“This descent here…” Andy said, and he tucked into it and was gone. The crackled pavement dived sharp and deep into the valley then rose as if we’d ridden in and out of a capital letter U, and we coasted nearly to the top of the next roller where Andy said, “Once I came hot into that and a tractor was crossing at the bottom.” We all talked about near-misses and non-misses for miles after that, as cyclists will do, speaking especially respectfully of friends who had crashed and never come back to the sport, as if with such tribute we might charm our own selves out of that fate. We came to the day’s busiest road and crossed it to face the day’s worst climb, and just before we set our wheels onto the slope we agreed to turn around and ride to an ice-cream shop a quarter-mile away.

I had the chocolate-peanut-butter in a handmade waffle cone. I’d brought an energy gel with me, which now seemed preposterous. When we finished, we found a road that connected us to the roads home without climbing, and we had a tailwind now though none of us could remember having a headwind. We were full and sleepy but still going the pace at which we’d begun so we didn’t feel slow, which is maybe one benefit of starting at such a dawdle. Eventually Andy turned left to go home and Beth and I rode on. We’d been out for hours, though I had no exact idea how long, no guess at how many miles. I thought I could find that crazy road again but I wasn’t sure.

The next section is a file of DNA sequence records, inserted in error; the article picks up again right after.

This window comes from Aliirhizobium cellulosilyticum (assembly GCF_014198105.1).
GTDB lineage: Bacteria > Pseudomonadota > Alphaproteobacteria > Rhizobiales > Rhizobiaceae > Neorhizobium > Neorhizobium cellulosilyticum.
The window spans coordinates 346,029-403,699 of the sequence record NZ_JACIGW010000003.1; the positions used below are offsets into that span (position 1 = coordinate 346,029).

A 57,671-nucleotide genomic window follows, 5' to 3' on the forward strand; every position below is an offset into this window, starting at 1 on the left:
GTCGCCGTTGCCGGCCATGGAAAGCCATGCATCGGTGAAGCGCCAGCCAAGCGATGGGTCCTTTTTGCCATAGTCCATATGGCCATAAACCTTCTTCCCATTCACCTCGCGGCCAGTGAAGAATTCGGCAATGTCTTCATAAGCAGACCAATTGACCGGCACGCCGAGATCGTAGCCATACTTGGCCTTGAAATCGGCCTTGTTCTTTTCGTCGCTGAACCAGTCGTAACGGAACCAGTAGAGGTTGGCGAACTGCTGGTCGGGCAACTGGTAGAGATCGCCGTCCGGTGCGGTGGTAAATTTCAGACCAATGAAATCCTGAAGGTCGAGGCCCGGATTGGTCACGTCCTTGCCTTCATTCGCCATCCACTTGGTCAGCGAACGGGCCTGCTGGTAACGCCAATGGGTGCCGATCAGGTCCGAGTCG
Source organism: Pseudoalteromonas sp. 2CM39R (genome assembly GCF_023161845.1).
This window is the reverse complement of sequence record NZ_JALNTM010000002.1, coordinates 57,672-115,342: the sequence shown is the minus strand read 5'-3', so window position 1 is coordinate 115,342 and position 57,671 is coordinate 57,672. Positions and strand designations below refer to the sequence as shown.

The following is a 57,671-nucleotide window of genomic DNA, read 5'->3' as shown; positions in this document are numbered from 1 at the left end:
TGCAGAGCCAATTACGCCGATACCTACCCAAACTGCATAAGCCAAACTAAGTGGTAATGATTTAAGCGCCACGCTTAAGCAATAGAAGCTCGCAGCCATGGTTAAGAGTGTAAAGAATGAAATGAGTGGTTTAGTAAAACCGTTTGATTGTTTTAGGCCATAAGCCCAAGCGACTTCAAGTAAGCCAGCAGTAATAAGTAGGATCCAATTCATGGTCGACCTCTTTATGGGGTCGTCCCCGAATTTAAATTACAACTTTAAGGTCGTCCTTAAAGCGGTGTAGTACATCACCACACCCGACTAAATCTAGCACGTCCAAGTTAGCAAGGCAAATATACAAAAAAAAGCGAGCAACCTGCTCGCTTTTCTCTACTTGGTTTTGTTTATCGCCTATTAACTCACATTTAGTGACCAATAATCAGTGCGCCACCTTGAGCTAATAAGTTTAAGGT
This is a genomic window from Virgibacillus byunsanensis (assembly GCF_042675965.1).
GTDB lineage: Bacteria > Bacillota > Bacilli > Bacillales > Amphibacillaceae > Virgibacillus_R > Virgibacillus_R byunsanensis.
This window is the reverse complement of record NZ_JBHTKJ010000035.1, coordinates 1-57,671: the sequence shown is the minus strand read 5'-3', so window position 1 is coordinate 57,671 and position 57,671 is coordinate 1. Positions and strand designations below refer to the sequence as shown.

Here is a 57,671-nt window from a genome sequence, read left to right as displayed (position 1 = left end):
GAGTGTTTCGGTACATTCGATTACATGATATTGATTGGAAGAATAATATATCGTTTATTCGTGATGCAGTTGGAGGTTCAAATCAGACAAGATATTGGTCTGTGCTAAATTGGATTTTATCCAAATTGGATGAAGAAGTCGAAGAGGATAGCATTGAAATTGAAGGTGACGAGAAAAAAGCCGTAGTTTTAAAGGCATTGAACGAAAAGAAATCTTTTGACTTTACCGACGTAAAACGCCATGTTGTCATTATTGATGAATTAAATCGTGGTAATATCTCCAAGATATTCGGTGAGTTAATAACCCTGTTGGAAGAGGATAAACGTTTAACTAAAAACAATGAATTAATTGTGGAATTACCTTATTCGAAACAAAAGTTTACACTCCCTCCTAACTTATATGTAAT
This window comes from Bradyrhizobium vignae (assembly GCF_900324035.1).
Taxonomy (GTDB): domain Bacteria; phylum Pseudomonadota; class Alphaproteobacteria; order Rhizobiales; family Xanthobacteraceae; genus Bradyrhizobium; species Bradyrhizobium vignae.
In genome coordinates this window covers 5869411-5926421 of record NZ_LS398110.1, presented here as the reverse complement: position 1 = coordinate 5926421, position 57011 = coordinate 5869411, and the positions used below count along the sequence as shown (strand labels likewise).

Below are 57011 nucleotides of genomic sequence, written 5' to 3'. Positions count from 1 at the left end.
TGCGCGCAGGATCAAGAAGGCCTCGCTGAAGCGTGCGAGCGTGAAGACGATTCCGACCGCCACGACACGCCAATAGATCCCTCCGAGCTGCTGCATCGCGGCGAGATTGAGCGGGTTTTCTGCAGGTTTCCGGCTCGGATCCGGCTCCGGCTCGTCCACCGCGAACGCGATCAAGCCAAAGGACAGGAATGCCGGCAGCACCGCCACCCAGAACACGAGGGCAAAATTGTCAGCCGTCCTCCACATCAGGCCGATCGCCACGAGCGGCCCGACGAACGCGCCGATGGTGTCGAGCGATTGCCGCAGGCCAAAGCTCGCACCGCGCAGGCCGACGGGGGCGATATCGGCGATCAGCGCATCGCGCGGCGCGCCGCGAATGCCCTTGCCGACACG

There are many ways I’d lost my identity on a bike these past few years. But this kind of hazy existence as a cyclist, the ordinary but boundless experience of just riding somewhere and nowhere with others—it was one thing I hadn’t even realized was missing. Being a cyclist the way I want to be once again, living the kind of life that effortlessly but fully includes bikes and rides, is not all or perhaps even primarily about going fast and suffering nobly. Being a cyclist, I remembered, comes as much from the being as from the cycling.


III Do Not Go Gentle   V Impossible

Originally published in Bicycling magazine, September 2011